GM's bet on carbon neutrality rides green wave in Washington
Washington — General Motors Co.'s plan to become carbon-neutral by 2040 and drop gas and diesel engines in all new light-duty vehicles by 2035 reflects a newly Democratic-controlled capital pivoting to an aggressive climate agenda.
The automaker's leadership was emboldened by changes in Washington, where President Joe Biden is touting a similar pledge — net-zero emissions nationwide by 2050 — as he promised significant help to businesses and consumers to advance the technology needed to get there.
Achieving the automaker's goal will span several administrations, Dane Parker, GM's sustainability officer, said Thursday. But the company leaders have been talking with the Biden administration and are encouraged by its commitment to advancing emissions-free vehicles.
"We are excited about the things that the new administration is doing to enable this future," Parker said. "Their enthusiasm for electric vehicles and for an all-electric future has been something that has created with us a greater sense of optimism for where we're going and the support to get there."
It marks a “huge step" in a changing auto industry in Detroit and globally, said Barry Rabe, a political science professor at the University of Michigan. "Is this the beginning of a larger transition that could actually accelerate the whole policy shift toward electric vehicles?"
That optimism is tempered by concern within the industry that workers — especially hourly workers staffing engine and transmission plants — will be left behind because electric vehicles require fewer parts and fewer employees on the shop floor to assemble them. Biden and other leaders have maintained that millions of new jobs will be created by green industries, but the transition between them remains unclear.
Since taking office just over a week ago, Biden has brought the United States back into the Paris Climate Accords — an international agreement to work toward limiting global warming to below 2 degrees Celsius — paused oil and gas drilling leases on federal lands, introduced plans to double offshore wind production, directed the administration to begin replacing the federal fleet with electric vehicles and more.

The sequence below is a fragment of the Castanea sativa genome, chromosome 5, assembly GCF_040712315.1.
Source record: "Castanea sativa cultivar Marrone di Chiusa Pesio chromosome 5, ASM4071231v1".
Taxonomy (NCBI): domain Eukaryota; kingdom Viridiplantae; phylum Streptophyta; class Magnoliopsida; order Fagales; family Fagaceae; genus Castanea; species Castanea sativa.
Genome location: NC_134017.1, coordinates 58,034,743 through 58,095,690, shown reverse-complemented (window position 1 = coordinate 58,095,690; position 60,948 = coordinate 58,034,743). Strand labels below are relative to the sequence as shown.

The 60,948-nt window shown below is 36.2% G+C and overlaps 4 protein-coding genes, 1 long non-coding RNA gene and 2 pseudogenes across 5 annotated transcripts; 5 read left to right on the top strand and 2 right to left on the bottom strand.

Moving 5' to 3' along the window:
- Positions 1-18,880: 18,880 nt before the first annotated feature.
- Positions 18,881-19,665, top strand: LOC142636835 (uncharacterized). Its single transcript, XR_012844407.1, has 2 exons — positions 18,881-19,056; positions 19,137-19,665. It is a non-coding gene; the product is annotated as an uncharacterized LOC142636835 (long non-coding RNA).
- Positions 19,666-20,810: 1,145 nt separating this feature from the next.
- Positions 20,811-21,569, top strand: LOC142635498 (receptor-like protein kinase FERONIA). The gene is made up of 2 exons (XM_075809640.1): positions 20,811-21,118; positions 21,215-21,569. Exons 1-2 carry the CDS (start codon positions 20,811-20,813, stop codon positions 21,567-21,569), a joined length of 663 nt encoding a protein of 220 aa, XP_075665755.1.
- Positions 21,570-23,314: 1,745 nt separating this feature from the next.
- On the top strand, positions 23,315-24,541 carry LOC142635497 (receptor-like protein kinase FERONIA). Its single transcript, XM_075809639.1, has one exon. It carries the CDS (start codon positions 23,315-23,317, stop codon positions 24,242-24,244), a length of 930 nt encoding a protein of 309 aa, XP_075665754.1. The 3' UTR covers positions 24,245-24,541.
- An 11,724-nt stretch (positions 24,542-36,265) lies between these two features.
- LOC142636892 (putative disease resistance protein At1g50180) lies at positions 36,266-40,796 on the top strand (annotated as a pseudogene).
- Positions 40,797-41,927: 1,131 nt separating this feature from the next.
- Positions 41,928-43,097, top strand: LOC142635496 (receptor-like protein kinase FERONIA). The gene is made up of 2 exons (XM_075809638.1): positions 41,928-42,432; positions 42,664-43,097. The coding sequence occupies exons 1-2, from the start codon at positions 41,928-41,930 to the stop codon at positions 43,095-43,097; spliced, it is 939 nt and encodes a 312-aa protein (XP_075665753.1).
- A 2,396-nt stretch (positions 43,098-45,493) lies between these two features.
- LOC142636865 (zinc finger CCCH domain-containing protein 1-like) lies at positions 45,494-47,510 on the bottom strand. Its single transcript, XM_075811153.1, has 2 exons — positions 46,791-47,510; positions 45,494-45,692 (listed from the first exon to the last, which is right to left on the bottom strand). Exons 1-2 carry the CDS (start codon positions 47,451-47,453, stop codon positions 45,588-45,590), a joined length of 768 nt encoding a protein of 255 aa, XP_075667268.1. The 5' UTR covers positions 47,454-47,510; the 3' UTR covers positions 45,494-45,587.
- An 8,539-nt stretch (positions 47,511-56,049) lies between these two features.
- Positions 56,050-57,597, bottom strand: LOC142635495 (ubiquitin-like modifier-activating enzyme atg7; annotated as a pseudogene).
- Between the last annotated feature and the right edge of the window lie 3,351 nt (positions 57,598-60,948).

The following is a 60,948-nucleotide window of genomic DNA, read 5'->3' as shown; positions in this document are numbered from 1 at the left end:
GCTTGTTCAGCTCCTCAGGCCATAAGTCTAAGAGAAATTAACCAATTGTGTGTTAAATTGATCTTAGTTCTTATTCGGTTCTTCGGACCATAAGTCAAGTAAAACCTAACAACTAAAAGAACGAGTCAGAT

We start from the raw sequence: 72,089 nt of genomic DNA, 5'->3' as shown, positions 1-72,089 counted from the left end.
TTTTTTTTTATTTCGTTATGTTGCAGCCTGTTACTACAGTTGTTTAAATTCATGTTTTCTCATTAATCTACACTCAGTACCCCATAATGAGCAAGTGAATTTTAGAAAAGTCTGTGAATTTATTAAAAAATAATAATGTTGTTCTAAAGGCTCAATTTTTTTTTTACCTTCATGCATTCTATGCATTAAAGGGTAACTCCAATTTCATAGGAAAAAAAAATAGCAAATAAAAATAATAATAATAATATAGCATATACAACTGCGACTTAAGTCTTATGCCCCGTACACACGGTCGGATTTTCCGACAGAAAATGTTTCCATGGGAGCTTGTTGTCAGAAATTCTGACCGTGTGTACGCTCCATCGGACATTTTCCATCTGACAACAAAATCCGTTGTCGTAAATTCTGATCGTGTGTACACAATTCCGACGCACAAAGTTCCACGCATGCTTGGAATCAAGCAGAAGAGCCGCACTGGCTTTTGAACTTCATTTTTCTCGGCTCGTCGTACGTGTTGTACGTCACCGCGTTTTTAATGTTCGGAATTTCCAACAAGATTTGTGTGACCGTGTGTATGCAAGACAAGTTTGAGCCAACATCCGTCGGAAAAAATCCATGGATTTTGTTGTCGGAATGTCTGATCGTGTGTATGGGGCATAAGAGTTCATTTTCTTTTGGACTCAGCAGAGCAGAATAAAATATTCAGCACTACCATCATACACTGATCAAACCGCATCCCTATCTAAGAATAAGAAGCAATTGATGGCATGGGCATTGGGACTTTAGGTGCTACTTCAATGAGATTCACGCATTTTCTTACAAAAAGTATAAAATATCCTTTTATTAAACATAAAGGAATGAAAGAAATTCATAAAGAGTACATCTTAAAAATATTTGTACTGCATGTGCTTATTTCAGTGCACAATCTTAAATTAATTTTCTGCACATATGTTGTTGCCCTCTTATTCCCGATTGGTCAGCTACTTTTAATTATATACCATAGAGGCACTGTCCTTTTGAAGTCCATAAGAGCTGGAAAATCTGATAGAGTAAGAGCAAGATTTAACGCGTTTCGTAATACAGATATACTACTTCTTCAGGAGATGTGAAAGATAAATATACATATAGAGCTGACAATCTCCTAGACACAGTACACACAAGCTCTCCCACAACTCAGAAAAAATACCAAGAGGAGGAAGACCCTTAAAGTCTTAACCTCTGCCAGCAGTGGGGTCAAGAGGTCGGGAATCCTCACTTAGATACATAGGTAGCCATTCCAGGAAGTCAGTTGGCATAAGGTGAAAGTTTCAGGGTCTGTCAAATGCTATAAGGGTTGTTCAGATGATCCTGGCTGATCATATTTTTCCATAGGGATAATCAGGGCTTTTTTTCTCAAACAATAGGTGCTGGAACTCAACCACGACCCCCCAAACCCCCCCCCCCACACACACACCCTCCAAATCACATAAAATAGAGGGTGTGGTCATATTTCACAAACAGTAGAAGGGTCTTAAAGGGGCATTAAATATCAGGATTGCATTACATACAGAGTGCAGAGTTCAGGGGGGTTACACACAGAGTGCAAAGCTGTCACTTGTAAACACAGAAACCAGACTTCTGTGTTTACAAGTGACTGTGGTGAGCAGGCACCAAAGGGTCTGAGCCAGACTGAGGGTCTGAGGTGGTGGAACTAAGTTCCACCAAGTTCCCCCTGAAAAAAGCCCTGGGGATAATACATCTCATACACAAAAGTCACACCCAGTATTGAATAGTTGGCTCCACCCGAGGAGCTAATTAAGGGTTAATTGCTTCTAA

He's calling for additional sweeping policies that would require Congressional approval and significant spending to the tune of $2 trillion. He says he hopes to eliminate greenhouse gas emissions from the energy and power sector by 2035 and nationwide by 2050.
"In my view, we've already waited too long to deal with this climate crisis and we can't wait any longer," Biden said Wednesday. "We see it with our own eyes. We feel it. We know it in our bones. And it's time to act."
Securing that $2 trillion may prove challenging due to tight majorities for Democrats in both the House and Senate. But if the administration is successful, portions of it would go to help the auto industry with research and development of zero-emissions technology, installing 500,000 charging stations nationwide, and providing consumer incentives to purchase EVs.
U.S. Rep. Brenda Lawrence, D-Southfield, whose district includes GM's downtown headquarters, said we're witnessing "transformational" change and is confident Congress will find the funding. "We cannot allow the innovation and the technology that we're so proud of as a country be held hostage. We're going to have to figure it out."